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How To Replace a Bathroom Faucet

Ah, the bathroom faucet! It’s not just a piece of shining (or maybe tarnished?) metal—it’s the unsung hero making your morning rituals smoother. But let’s be honest if you’re spending more time with a wrench than a toothbrush, it’s probably crying out for a swap.

Why Even Bother Replacing Faucet in Bathroom?

The new faucet that we will use to replace the old bathroom faucet

Think of your faucet like that old pair of jeans from the ’90s. Sure, they might still work, but they’re not exactly screaming modern elegance. Whether it’s lost its shine or, even worse, developed the annoying habit of dripping, it’s a clear sign it’s past its prime.

If your recent Google history involves the term “latest bathroom designs”, a faucet switch is a quick win. And don’t get us started on the plethora of styles available now. Do you want a rose-gold, waterfall-style faucet? They’ve got it.

Listen, we’re all about saving the planet one drop at a time. And you can too, by looking for newer faucet models. They’re like the smartphones of the plumbing world—efficient and stylish.

Constant drips can test anyone’s patience. And, let’s face it, that makeshift solution of tying a thread around the tap? Not the best look.

Never replaced a bathroom faucet before? No problem! It’s like building that complex IKEA shelf but way simpler if you’ve got the right guidance. Dive into our step-by-step approach, peppered with tricks from our experts who’ve been in the trenches (or under the sinks) more times than they can count.

Tools and Materials Needed

  • Adjustable Wrench: The superstar of plumbing. Loosening, tightening, fidgeting: this one’s your go-to.
  • Basin Wrench: Tailor-made for those hard-to-reach spots beneath the sink. Remember the last time you cursed the heavens trying to get to that one nut? Yeah, basin wrench to the rescue.
  • Plumber’s Tape: A little wrap around the threads can prevent leaks. Think of it as the faucet’s fashion accessory that’s also functional.
  • Plumber’s Putty: Essential for sealing the base plate. Because water has a naughty habit of going places it shouldn’t.
  • Bucket & Rags: Because let’s be honest, things can get wet, and not in a fun way. Best be prepared.
  • Supply Lines: If your old ones look a bit worse for wear, don’t play hero. Replace them.
  • Silicone Caulk: For that watertight seal. Like the bouncer of the faucet world: nothing gets past it if it isn’t supposed to.
  • Teflon Tape: Ensures a tight seal on threaded joints. It’s like the extra insurance for your connections.
  • Pipe Cutter: Just in case your supply lines don’t match up perfectly. But hey, be gentle, it’s not a sword!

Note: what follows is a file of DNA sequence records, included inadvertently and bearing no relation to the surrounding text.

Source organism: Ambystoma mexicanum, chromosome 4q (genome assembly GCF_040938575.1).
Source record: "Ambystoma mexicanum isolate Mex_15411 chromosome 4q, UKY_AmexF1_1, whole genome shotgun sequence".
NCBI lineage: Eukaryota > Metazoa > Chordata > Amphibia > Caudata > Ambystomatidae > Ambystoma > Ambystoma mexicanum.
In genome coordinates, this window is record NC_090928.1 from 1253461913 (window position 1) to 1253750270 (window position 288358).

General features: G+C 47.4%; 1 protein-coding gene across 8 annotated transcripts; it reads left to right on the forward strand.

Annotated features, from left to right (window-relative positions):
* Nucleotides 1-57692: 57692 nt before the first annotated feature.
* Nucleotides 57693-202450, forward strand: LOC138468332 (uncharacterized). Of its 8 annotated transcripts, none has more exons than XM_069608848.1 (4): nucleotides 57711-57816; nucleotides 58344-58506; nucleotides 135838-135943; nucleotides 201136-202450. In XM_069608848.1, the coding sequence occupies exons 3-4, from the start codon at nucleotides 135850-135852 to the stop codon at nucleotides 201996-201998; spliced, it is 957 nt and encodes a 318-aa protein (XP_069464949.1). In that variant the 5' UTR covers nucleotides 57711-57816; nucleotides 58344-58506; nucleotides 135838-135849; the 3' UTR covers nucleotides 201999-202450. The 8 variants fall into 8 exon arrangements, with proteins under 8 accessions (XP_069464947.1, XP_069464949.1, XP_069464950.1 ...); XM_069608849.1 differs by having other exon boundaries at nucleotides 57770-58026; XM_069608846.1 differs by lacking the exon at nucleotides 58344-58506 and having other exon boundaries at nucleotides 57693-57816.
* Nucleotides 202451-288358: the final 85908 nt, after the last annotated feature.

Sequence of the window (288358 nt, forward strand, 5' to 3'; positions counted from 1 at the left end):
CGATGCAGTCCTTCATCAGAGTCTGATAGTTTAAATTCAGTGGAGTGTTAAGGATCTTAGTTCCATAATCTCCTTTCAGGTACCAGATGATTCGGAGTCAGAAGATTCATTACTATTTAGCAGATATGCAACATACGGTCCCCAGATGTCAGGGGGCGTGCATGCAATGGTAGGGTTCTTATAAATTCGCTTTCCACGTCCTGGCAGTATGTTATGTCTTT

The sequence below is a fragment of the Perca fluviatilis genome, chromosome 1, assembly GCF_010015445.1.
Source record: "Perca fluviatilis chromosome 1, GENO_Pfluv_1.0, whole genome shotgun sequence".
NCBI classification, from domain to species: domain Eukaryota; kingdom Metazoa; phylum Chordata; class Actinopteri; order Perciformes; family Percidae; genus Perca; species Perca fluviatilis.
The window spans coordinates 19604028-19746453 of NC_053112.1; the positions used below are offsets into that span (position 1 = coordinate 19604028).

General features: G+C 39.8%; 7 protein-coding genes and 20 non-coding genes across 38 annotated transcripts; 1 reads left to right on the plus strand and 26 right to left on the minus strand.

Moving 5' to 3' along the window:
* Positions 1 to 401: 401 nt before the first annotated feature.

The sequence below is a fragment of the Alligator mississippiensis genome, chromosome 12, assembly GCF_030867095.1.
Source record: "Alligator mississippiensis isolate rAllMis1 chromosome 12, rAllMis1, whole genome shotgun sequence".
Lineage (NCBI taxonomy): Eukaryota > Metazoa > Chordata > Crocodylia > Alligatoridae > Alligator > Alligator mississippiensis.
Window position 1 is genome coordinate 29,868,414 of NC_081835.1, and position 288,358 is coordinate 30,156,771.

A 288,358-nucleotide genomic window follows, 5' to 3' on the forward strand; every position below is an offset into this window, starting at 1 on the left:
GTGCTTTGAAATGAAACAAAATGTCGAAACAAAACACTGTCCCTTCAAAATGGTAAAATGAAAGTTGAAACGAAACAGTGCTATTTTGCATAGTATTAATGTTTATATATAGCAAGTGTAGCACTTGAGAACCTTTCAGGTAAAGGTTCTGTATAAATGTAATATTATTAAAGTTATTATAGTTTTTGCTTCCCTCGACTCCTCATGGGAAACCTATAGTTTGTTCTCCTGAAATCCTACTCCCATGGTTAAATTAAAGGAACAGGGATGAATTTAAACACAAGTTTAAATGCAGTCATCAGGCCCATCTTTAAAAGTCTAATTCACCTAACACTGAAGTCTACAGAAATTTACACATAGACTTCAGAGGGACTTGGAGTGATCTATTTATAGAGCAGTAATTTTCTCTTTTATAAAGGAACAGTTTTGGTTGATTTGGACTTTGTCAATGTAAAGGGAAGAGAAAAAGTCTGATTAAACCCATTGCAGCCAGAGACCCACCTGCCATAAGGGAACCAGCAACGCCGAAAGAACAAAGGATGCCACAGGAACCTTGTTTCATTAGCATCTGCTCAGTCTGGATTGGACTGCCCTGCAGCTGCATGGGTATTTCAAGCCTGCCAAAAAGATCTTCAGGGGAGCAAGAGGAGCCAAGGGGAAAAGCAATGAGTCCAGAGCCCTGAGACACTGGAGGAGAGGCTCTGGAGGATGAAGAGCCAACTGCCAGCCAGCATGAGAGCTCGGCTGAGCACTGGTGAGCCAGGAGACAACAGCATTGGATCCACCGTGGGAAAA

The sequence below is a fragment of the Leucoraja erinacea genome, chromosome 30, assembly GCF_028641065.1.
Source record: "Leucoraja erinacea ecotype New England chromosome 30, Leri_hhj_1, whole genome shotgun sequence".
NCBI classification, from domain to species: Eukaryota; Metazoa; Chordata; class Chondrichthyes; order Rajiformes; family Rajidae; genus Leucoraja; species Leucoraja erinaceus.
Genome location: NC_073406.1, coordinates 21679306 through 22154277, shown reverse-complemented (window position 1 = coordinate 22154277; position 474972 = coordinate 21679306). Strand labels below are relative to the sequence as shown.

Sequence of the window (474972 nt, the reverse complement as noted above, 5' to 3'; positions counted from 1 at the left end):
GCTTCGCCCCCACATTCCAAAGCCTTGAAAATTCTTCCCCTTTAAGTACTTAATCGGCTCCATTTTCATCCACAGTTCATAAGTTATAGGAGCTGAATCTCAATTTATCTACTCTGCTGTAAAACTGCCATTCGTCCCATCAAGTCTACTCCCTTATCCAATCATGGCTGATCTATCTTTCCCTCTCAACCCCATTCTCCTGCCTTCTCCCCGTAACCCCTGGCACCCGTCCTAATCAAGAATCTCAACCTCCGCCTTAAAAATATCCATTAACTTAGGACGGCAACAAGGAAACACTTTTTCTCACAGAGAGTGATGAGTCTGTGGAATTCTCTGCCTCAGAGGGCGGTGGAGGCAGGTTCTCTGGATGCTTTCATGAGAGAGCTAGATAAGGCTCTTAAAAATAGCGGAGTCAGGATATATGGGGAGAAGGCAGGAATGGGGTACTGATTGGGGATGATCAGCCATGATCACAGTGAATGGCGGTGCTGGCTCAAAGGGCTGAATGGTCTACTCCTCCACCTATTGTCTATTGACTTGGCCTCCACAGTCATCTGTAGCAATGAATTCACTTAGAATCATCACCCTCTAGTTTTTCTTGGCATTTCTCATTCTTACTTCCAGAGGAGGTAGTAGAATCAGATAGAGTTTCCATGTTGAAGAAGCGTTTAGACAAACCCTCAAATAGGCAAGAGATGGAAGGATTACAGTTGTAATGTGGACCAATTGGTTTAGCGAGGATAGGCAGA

• New Faucet: Well, duh. Choose wisely. This is the crown jewel after all.

Removing the old faucet

  1. Turn Off the Water Supply:
    To avoid any impromptu indoor water fountains, always start by shutting off the water valves located under the sink. They’re usually simple knobs that you can turn by hand. If they’re stubborn or not present, you might have to turn off the main water supply.
  2. Clear and Protect the Area:
    Make sure you’ve cleared out the under-sink area, and lay down some towels or a basin. This isn’t your first rodeo, and you know water has a way of going everywhere you don’t want it to.
  3. Disconnect Water Lines:
    With an adjustable wrench, gently disconnect the water lines from the old faucet. And remember, a bit of residual water is totally normal, so keep that cloth or towel handy.
  4. Loosen and Remove Nuts from Old Faucet:
    Under the sink, you’ll find nuts holding your faucet in place. Using a basin wrench or a similar tool, loosen these up. If rust or age makes this a challenge, penetrating oil can be your secret weapon. Let it sit for a few minutes and try again.
  5. Lift Out the Old Faucet:
    Now, from above the sink, lift out the old faucet. If it’s being stubborn, gentle wiggling will usually get the job done.
  6. Clean the Surface:
    Over time, gunk, old plumber’s putty, or lime build-ups can accumulate. Give the sink surface a good clean to ensure a fresh, smooth foundation for your new faucet.

Installing the New Bathroom Faucet

The new bathroom faucet with all accessories that we will use to change the old faucet in the bathroom

Alright, the old faucet is history. Now, for the magic moment of bringing in the shiny new one. Let’s dive right into the deep end (without getting wet, of course).

Steps on How to Install Bathroom Faucets

  1. Check the Installation Instructions: Manufacturers sometimes have specific installation nuances. Always refer to the user manual provided for any peculiar steps.
  2. Position the Gasket and Faucet: Place the rubber or plastic gasket, provided with the new faucet, over the holes in the sink. Position your faucet atop this gasket ensuring it aligns with the sinkholes.
  3. Secure the Faucet: From beneath the sink, slide the plastic or metal washers over the faucet tailpieces. Then, tighten the mounting nuts until the faucet sits snugly.
  4. Connect Water Supply Lines: Attach the water supply lines to the faucet tailpieces. Firmly tighten these connections, but be careful not to Hulk-out on them.
  5. Flush the Faucet: Before you get too excited, remember to flush the faucet. This ensures that any debris or sediment in the lines doesn’t clog your aerator. Simply turn on the water and let it run without the aerator for a few minutes.
  6. Re-attach the Aerator: Once flushed, screw back the aerator onto your faucet.

Tips on Installation for Different Types of Sinks